How is Credit Score Calculated


Find out what impacts your credit score

What factors are used in credit score calculations

Find out how your credit score is calculated

Credit scores are typically generated by three credit bureaus: Equifax, Experian, and TransUnion.

These bureaus receive credit related information from companies you do business with, and produce a credit rating. Although the exact formula is proprietary, we do know that it is based on the following factors.

1. Payment History (i.e. do you pay your bills on time). This factor is the most important of all if you want to have a good credit score. The payment history will indicate to the credit bureau how recent your late payments are, how severe they are, and how frequently you are late.

Credit bureaus love people who pay on time all the time!

2. Credit Utilization (i.e. how much of your available credit do you use). You can determine your credit utilization by adding up the amount owed on all of your credit accounts, and then dividing that by your total credit limit. For example, if your current credit balance is $2,000, and your total available credit is $10,000 then your credit utilization is 20%.

The idea behind this factor is that if you are not close to your credit ceiling, then you should be able to effectively pay off your current debt.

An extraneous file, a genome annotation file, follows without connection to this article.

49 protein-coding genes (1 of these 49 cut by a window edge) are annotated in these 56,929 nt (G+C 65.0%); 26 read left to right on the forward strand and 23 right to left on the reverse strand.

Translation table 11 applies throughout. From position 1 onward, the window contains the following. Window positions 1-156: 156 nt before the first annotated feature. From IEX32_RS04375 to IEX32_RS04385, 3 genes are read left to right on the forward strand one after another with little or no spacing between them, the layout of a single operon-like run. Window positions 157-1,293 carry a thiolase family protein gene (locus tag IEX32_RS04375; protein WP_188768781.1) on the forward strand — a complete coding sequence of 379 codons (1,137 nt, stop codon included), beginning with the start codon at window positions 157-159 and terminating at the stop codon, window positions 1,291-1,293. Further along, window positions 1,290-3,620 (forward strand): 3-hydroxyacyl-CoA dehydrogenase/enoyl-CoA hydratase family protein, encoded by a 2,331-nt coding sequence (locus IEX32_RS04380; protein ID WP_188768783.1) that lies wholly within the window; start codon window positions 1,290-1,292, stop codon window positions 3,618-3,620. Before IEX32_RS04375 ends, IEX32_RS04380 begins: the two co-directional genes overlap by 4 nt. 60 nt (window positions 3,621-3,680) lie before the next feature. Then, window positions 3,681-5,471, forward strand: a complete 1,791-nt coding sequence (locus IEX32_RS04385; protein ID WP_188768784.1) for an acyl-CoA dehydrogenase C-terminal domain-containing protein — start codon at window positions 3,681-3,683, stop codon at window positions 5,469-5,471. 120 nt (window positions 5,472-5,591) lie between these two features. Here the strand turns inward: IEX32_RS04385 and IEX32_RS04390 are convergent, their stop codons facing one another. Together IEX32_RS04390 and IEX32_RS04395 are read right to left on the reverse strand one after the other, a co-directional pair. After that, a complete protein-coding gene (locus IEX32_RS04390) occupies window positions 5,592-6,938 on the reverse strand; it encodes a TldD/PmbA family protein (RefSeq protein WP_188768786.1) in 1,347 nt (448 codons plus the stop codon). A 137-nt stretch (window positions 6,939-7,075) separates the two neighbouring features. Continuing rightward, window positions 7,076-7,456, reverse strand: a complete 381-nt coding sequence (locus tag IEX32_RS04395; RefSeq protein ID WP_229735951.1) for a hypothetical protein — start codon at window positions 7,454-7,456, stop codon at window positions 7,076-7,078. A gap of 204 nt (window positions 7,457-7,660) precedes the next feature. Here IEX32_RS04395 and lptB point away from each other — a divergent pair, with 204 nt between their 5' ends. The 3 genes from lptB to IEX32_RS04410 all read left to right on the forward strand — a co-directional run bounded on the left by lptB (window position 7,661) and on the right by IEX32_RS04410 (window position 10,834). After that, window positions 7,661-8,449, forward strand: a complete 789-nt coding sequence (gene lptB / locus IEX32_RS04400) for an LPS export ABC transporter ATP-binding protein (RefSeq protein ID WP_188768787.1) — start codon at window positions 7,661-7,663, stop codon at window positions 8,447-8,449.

3. Credit History (i.e. how long you’ve had credit accounts for). Credit accounts can be things such as credit cards, mortgages, car payments, a phone contract, and line of credit among other things. Essentially, if you need to get approval for some sort of loan or payment plan, then it’s considered a credit account.

Credit bureaus like to see a long credit history because it provides a good indication of how responsible you are with your credit.

4. Credit Inquiries (i.e. how often credit agencies get asked for your score for the purposes of a loan. Credit inquiries can be “hard” or “soft”. A hard inquiry occurs when you are applying to borrow money. A soft inquiry occurs when you are simply checking your credit score or a company simply does a background check on you. Hard inquiries will have a negative effect on your credit score while soft inquiries do not.

The idea is that if you’re applying for lots of loans or other credit products, then it is likely that your ability to payback all loans will be diminished in the near future.

5. Credit Portfolio (i.e. do you have different types of credit products). Credit bureaus like people who are able to successfully manage a wide range of credit products. Again, credit products can include things such as credit cards, car loans, mortgages, phone contracts etc.

The assumption here is that someone who is able to consistently make on-time payments on a lot of credit products is more reliable than someone who doesn’t have to manage as many credit products.

Some financial institutions may also have their own internal credit rating system, but they are likely based on the same set of factors listed above.

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